After optimizing the amount of CA, the amounts of Phospholipon 90G, cholesterol, 70% (v/v) ethanol and propylene glycol were optimized for prepared ethosomes (Table 2). The entrapment efficiency of all the agents in every ethosomes batch was greater than 95% (Table 4). The data showed that Phospholipon 90G may be an appropriate excipient for the five agents to develop ethosome formulations by 70% (v/v) ethanol. The particle sizes of all ethosome formulations were significantly decreased after sonication, except batch 12. Therefore, skin deposition served as the major parameter to select the optimum formulation(s).
Table 4 The Particle Sizes and the Entrapment Efficiencies of the Ethosomes Formulations (n=2)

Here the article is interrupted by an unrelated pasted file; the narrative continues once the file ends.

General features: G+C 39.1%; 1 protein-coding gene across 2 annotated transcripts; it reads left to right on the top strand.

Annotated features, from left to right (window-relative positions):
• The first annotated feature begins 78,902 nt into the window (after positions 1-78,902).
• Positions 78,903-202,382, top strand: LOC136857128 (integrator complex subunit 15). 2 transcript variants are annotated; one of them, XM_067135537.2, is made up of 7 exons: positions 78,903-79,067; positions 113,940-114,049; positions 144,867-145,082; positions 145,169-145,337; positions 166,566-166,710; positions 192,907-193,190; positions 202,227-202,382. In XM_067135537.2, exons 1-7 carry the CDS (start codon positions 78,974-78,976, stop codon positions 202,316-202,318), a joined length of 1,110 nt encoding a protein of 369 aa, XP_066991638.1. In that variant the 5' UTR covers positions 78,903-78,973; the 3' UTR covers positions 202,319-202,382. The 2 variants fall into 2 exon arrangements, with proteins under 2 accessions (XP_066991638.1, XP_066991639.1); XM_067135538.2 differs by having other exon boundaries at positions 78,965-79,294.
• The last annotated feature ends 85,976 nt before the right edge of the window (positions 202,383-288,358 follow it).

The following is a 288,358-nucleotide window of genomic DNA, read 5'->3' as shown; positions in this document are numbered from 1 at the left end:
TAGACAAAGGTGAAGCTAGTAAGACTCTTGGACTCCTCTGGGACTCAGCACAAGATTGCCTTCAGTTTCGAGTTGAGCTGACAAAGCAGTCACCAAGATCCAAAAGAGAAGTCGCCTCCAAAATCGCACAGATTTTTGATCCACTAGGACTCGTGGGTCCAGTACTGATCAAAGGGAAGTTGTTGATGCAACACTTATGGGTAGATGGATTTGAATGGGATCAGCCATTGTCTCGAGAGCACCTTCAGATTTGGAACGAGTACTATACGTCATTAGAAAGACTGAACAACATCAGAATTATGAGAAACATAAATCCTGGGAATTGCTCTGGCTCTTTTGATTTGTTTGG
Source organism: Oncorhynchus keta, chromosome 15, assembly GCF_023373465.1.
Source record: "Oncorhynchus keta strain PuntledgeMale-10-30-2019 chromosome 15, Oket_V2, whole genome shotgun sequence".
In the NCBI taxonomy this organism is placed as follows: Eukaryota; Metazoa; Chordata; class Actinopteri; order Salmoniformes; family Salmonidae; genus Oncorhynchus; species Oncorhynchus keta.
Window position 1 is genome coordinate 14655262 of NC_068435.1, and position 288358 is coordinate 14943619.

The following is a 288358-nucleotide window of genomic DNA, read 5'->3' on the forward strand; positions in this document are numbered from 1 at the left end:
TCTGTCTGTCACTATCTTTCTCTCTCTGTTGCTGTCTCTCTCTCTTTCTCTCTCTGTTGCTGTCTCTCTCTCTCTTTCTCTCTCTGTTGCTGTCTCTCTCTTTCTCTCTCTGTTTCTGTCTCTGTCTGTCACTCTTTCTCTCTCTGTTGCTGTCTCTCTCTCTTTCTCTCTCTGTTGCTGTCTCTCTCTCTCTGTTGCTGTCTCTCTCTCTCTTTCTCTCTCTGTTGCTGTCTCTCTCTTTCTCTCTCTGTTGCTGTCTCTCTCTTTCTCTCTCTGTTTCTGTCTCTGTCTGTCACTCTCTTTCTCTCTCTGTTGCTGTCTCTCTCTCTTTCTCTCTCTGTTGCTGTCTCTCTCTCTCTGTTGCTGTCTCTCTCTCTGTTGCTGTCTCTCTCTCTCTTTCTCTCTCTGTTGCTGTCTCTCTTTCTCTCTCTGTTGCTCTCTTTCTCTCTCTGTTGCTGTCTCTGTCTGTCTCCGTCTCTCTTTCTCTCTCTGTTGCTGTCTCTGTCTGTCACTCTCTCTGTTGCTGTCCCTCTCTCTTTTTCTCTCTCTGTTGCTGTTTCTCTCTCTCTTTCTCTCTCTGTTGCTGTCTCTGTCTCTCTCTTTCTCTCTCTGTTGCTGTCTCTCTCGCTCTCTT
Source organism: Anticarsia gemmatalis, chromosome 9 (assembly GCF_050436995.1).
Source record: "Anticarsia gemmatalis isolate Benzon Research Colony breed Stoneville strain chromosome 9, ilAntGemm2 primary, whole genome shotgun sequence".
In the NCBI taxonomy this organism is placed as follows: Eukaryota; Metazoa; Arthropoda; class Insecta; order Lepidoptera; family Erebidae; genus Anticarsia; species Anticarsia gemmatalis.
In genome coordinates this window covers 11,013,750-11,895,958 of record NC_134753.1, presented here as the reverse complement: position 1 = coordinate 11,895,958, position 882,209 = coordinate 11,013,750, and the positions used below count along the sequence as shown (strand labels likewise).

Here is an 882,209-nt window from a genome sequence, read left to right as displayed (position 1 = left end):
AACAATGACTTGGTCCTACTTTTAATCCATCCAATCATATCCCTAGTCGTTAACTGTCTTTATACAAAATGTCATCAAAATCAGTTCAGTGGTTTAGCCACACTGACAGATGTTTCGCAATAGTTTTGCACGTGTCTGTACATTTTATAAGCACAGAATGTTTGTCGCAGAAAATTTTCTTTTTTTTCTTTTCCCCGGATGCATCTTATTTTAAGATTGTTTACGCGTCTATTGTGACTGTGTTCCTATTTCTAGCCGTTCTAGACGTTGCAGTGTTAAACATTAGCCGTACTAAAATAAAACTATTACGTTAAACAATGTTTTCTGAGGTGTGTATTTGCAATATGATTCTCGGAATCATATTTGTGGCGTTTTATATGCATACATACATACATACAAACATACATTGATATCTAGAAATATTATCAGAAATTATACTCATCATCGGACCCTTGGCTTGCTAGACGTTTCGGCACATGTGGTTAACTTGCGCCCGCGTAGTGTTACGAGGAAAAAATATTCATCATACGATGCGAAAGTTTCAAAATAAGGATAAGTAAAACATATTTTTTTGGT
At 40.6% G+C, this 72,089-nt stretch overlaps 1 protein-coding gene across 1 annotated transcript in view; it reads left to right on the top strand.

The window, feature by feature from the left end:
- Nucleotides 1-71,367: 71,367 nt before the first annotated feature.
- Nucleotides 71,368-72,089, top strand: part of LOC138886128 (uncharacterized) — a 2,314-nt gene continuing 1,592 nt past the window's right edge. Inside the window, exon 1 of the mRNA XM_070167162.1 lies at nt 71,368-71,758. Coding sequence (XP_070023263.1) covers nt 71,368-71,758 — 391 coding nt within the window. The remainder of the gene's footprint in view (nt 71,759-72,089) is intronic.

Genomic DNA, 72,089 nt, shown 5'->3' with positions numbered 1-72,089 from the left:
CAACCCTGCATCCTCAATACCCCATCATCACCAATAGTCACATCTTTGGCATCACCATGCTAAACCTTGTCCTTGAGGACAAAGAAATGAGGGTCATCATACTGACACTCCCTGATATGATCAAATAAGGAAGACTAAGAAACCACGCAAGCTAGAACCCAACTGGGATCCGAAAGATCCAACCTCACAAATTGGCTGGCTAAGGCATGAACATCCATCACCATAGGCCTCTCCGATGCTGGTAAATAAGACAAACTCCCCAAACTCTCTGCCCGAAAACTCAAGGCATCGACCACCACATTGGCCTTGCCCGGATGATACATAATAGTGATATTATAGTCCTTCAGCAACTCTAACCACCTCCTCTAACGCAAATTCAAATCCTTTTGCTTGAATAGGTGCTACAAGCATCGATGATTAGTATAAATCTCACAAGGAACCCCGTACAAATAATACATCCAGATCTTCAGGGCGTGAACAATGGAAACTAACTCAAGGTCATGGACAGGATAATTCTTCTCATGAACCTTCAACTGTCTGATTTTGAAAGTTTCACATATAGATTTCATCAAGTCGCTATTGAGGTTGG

The ethosomes formulations displaying maximum drug deposition in the epidermis were selected and prioritized due to the OXL-induced loss of nerve fibers located between the granular layer and basal layer. The amount of icarrin that accumulated in the epidermis treated with Batch 6 was significantly higher than in the samples treated with the other formulations (Table 5). The formulation of Batch 6 also displayed the maximum deposition of HSYA and epimedin B and a relatively higher amount of DA in epidermis 5.72±0.75 µg/cm2, 1.97±0.27 µg/cm2 and 9.25±1.21 µg/cm2, respectively. Only three batches of ethosome formulations delivered icarrin to the dermis. The maximum amount of icarrin (0.77±0.13 µg/cm2) was detected in dermis after applying Batch 6 for 24 h. However, HSYA and icarrin were not be detected in the receptor compartment after treatment with all batches, indicating that the intact ethosomes formulations developed in this experiment achieved drug targeting to the skin. Although the amount of DA and Epimedin B that penetrated the skin after delivery by Batch 6 were not the highest, they still protected Schwann cells and DRG neurons from OXL-induced injury in the in-vitro cell culture experiment in our previous studies. Therefore, Batch 6 was selected to evaluate the release behavior and was prepared as an ethosomes gel containing 180 mg Phospholipon 90G, 2.4 mL of ethanol, 0.6 mL of propylene glycol and 2 µL of CA. Furthermore, CA potentially mimicked cholesterol by inserting in the lipoid bilayers, increasing the deformability and integrity of ethosomes, because Batch 6 did not contain cholesterol.